Ultimately, the physics isn’t changing. It’s just what equipment do I need to implement this out. And so, let’s move on and look at what some of the tests might be. Next slide.
Parts & Tests
I’ve kind of broken it down into a cell, a module and a pack. And this goes across any conglomeration where we take a single battery cell of whatever format, and then I combine it into other combinations in order to increase the amount of power that the ultimate product can have. So, we go down the list and these are typical.
You’ve got HIPOT/Insulation; you’ll see that runs across everybody. Where are you doing, when you do it, how you build this, and how it’s packaged up. These are typical safety type tests that are done on all electrical devices.
Open Circuit Voltage Test
Open circuit voltage test, voltage measurement, predominant. And we can see that’s across the board with the increasing magnitudes as we go downstream.
Direct Current Resistance
Direct Current Resistance (DCR), we also see ACR which would be AC Current Resistance, effectively measuring the battery impedance. What’s done, where that’s done, and how that’s done. Lots of times it’s done with just with a pulse and sometimes it’s done with a pulse at a similar frequency, which would be the AC case. At any rate, we’re ultimately getting an impedance reading out of the battery. And it’s something that should be repeatable. And it’s something that can tell us about the battery. Especially when we get into sweeping frequencies in the AC world. You will find that’s across the board here. Once again, with increasing currents and voltages as we go downstream.
Then we have charging and discharging. The basic capability is the basic functionality we want out of the cell. What sequence we do that product function of the product itself and what its capability should be. Then we start getting to things that start adding on in terms of the complexity. So low voltage systems — this would be the other things that are on a module or a pack, or a particular group of batteries. Those sometimes will be your intelligence systems, your battery management systems, things that are measuring the individual state of charge, voltages, and temperatures of cells, or packs, or modules. This could be integrated functions for safety.
Low Voltage Systems
Things that we call low voltages (24-volt, 12-volt) are more typical control type circuits. Between the module in the pack, similar kind of things except increased requirements on the pack because there’s a lot more functionality when you get up to a pack level.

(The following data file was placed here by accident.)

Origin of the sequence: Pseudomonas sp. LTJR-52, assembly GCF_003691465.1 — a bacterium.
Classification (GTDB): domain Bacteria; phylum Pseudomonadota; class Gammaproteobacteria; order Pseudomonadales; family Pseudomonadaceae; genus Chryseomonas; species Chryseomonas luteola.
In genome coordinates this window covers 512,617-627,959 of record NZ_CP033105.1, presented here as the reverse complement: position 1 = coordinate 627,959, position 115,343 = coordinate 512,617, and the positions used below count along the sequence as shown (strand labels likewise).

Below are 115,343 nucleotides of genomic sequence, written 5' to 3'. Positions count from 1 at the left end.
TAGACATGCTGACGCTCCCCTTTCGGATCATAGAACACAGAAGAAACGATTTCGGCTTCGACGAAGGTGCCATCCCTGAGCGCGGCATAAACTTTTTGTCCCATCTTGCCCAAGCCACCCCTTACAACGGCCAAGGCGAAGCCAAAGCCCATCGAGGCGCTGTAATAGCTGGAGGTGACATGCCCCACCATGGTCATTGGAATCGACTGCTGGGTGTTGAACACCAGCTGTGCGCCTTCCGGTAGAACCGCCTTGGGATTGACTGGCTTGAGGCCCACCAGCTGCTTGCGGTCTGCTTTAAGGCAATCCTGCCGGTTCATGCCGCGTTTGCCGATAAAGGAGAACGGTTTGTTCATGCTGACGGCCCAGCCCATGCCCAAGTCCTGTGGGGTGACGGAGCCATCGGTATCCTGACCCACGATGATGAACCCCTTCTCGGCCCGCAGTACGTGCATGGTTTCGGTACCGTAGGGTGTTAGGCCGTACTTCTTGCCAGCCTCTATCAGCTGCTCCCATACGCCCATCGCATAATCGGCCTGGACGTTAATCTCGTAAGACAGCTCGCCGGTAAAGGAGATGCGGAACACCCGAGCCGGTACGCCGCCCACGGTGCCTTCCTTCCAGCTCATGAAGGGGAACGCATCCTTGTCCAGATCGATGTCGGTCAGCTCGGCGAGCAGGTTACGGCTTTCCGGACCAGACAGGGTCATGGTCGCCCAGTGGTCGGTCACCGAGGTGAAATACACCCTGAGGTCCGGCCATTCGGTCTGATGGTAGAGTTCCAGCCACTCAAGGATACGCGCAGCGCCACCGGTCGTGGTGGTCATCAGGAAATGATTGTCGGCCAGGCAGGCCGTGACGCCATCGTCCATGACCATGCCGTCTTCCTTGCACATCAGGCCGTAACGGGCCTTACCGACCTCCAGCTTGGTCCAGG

Leak tests across both. And then what really is reflected here, when you get up into the pack, not only are you checking the pack, but you’re also checking interconnections if you’ve put a bunch of modules into a pack.
High Voltage Interlocks
And then high voltage and relaxed — typically we find those at the end because as we string these up, we tend to start getting up into the higher voltages. But that’s more of a system level, you’re providing a pack that’s got a system and it has capabilities in there for enabling and disabling the electricity in the hole from coming in or out of the part. So, this is basically the tests that are gone and what’s done. The trick for us are the magnitudes, the current, where in the process line, and how do we do this.
At this point here, we’re kind of looking at the very beginning. We talk about cell tests, and this is back in the beginning because we kind of split it out.
Formation Cell Tests
We’ve got formation when we’re making the battery be a battery, or incoming production on a bunch of cells. A typical issue you might find in terms of the cycle time is that formation is highly variable, but it takes a long time. It’s variable. It’s hours to days to form a battery. Typically, we’re dealing with charge/discharge, open circuit voltages, and DC resistance. The formation that we typically might see is that we’re doing charge/discharge around 5 volts, 10 amps typical. The numbers for the currents go up and down based on the size of the pouch, the cell, or prismatic.
Whatever it is that you have, what your power density is, is going to determine what that is. We’ve got to split it out, we’ve got formation in grading. Formation is what really makes the battery a battery, and grading is kind of like your underlying test to prove that it really is a battery and it’s good for them for the next step in the process, or the next part of the production. Once again, same kind of things are gone just different rates, charges and stuff.
Production Cell Tests
Production cell tests tend to be incoming inspection. So, now that I’ve got a bunch of cells, perhaps they came from a different facility, perhaps they came over on a boat, they’ve been sitting in a warehouse for a month. Finally, they come in, I want to make sure that they’re good. And so, we take those batteries and take an open circuit voltage measurement on them. If you have information in terms of what the voltage was at the time the battery was shipped, lots of times you take the measurement now and do a comparison between the two. It will give you a real good indication with the discharge. Cell discharges on a battery is a great test if you have the information. Moving on from cells now we’re going to start taking a bunch of cells and put them into modules so let’s look at the module tests which will be our next slide.
On the module test, once again, we have the same kinds of things we were looking at before so typically cycle times are in minutes. We bring in some of the HIPOT testing here, where we typically start to see this for isolation or earth bonding because now, we’re starting to get an assembly. It’s got some structure to it, and some parts and pieces to it. We’ll typically do charge/discharge tests, and low voltage communication test documents. In low voltage circuits (if you have them in there) there’s things that you need some stimulus to stimulate what’s going on with the interconnections at the next higher level, sometimes you have to provide that here; Typically control signals, sometimes it’s in the communication signals.